Turkish airport ground handler Havaş has warned Russian and Belarusian airlines that it may no longer be able to serve around 180 Boeing and other aircraft due to United States sanctions, Russia’s RBK TV channel reported.

The ban would include refuelling, maintenance, and repair of any aircraft in which more than 25% of American parts and technologies have been used - a general de-minimis rule for what constitutes a US product.

The development follows the emergence of reports last week that Washington was leaning on Türkiye to stop Russian carriers from operating flights there with Boeing jets, as it tries to more comprehensively enforce sanctions imposed on Moscow after its invasion of Ukraine last February.

TAV Airports-owned Havaş, Türkiye’s largest ground handler, dispatched a letter to Russia dated January 31 saying: “We are running a due-diligence process to identify the risks and consequences to our business and stakeholders. As a result of this, we may find ourselves unable to serve some or all of your flights.”

The letter, which circulated on social media channels on February 1 with the recipient blacked out, was signed by Mete Erna, general manager of Havaş. It referred to “warning letters being sent to companies in the Turkish aviation industry” from the US Bureau of Industry and Security (BIS) highlighting the imposition of Temporary Denial Orders (TDOs) in connection with the Export Administration Regulations (EAR).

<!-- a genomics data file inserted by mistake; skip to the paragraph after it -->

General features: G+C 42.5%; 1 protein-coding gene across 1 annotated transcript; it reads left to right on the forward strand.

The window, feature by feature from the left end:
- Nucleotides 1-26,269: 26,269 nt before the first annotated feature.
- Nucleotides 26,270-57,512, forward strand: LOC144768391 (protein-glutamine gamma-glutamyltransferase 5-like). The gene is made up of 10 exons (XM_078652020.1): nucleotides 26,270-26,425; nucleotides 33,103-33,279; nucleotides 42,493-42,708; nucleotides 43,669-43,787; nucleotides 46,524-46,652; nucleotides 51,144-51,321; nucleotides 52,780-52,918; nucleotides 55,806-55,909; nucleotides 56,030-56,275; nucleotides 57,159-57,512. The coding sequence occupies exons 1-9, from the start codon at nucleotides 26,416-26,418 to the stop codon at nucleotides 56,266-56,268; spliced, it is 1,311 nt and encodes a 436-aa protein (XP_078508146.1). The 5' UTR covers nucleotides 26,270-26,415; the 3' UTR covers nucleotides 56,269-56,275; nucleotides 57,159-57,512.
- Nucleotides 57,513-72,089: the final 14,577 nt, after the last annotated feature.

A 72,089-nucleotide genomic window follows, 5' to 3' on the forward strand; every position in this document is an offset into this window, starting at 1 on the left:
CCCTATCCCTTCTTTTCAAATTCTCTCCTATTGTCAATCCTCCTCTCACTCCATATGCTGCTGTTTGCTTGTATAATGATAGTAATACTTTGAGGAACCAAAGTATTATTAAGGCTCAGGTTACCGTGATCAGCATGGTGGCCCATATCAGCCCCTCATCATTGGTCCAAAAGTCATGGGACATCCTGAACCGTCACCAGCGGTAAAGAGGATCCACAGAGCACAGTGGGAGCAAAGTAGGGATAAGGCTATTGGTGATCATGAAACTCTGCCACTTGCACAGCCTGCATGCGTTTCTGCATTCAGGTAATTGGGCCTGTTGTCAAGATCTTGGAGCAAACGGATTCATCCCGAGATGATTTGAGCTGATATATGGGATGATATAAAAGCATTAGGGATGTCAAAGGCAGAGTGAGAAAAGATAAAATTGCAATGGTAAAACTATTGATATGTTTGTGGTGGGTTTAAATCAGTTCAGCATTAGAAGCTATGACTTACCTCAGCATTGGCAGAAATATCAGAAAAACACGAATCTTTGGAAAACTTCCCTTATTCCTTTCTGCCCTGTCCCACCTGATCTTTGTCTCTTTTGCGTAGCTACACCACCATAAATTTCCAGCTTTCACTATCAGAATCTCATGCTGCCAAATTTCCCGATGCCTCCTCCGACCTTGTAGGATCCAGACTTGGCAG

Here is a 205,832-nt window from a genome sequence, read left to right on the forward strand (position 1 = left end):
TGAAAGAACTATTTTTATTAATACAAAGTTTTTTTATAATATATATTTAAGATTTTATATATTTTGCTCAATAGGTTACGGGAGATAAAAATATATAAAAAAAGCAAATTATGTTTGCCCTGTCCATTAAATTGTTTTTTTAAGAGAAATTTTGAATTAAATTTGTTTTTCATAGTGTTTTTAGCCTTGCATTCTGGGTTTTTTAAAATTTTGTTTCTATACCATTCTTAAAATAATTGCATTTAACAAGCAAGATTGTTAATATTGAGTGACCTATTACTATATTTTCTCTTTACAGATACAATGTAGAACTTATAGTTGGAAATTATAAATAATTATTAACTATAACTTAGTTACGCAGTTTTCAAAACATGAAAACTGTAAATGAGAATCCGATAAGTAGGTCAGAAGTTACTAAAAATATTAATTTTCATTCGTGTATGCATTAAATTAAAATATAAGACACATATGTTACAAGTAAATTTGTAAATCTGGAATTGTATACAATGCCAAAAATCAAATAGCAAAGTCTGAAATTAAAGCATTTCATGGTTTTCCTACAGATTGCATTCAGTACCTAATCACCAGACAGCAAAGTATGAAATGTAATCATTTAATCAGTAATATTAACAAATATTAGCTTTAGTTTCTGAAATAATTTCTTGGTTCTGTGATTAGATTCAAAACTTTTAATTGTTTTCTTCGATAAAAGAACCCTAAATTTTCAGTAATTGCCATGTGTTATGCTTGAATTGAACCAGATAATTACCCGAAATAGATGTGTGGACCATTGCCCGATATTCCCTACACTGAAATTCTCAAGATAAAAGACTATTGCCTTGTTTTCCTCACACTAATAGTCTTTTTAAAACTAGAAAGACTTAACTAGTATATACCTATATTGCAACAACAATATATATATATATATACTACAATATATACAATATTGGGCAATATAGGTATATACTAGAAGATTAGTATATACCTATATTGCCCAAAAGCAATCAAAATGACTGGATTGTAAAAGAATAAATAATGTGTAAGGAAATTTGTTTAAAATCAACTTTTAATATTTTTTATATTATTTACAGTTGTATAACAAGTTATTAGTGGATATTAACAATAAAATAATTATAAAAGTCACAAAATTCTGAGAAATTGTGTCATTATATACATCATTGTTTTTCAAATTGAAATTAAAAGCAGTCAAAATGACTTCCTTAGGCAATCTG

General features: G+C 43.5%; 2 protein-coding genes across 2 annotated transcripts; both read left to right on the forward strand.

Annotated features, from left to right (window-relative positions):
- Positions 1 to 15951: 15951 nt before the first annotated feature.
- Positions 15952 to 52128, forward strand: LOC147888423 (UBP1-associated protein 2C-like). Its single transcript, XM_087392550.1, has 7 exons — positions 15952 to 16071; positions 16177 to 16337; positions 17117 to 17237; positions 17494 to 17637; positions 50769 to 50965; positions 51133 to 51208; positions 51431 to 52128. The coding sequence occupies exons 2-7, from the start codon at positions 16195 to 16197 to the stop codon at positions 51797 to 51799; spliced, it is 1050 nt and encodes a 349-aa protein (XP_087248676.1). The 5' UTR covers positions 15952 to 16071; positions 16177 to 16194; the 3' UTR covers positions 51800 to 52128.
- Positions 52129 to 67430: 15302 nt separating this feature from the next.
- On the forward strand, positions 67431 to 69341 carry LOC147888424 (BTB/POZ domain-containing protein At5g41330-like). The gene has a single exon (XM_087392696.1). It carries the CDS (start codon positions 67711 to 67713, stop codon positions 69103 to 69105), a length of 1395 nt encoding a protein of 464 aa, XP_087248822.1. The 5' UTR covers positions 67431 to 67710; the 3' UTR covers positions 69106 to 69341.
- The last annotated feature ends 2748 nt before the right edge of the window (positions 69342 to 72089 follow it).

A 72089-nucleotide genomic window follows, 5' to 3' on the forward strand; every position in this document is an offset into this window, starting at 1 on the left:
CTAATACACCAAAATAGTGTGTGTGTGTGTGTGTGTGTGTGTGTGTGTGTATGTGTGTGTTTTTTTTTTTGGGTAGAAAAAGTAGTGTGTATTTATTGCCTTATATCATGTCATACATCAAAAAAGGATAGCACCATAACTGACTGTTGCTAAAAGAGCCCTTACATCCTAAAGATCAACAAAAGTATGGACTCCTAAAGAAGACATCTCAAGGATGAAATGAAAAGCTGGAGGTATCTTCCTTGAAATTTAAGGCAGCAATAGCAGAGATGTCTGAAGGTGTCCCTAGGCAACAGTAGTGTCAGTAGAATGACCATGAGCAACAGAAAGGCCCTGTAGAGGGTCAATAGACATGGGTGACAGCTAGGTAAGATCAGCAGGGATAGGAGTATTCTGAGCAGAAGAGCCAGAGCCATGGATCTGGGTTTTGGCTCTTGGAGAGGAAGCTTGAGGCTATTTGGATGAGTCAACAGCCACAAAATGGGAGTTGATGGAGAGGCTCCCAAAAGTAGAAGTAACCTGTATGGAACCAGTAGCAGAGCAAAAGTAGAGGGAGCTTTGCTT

“We shall inform you about future developments and actions planned,” it concluded.

Three sources at Russian airlines and one close to the country’s aviation authorities confirmed the authenticity of the letter to RBK.

Havaş “offers complete ground handling solutions at 32 stations in Türkiye, Latvia, and Croatia,” according to TAV Airports’ website. These include Istanbul Airport, Ankara Esenboga, and Antalya.

Airlines notified

A list attached to the letter elaborated that service may be denied to Boeing as well as some Airbus aircraft, in total listing more than 170 aircraft operated by Russian carriers, seven jets operated out of Belarus, and four in Iran. The biggest operator of these aircraft is Aeroflot, but the list also names AirBridgeCargo, Azur Air, iFly Airlines, Ikar (Russian Federation) (formerly Pegas Fly), Nordwind Airlines, Pobeda, Red Wings Airlines, Rossiya, S7 Airlines, Ural Airlines, UTair, and Yamal Airlines in Russia, as well as Belavia, IranAir, and Mahan Air.

It also throws in B787-8(BBJ) and Gulfstream Aerospace G650 business jets belonging to Roman Abramovich. A representative of the businessman told the news channel that he does not currently have any aircraft in Türkiye.

One of RBK’s airline sources said that Havaş would discuss the issue with Russian carriers within two weeks, adding: “Essentially, Havaş is asking Russian companies to come up with a way to solve the problem, as there are four other handling companies operating in Turkey. Handling could be switched to these other companies.” Flights to Türkiye will continue, the source insisted.

Alexander Neradko, head of the Russia’s civil aviation regulator (Rosaviatsiya), told RBK on February 1 that international cooperation would carry on despite the actions of a number of states to enforce sanctions. Aviation is “a global system of economic relations,” he said, and cooperation with “friendly states” continues.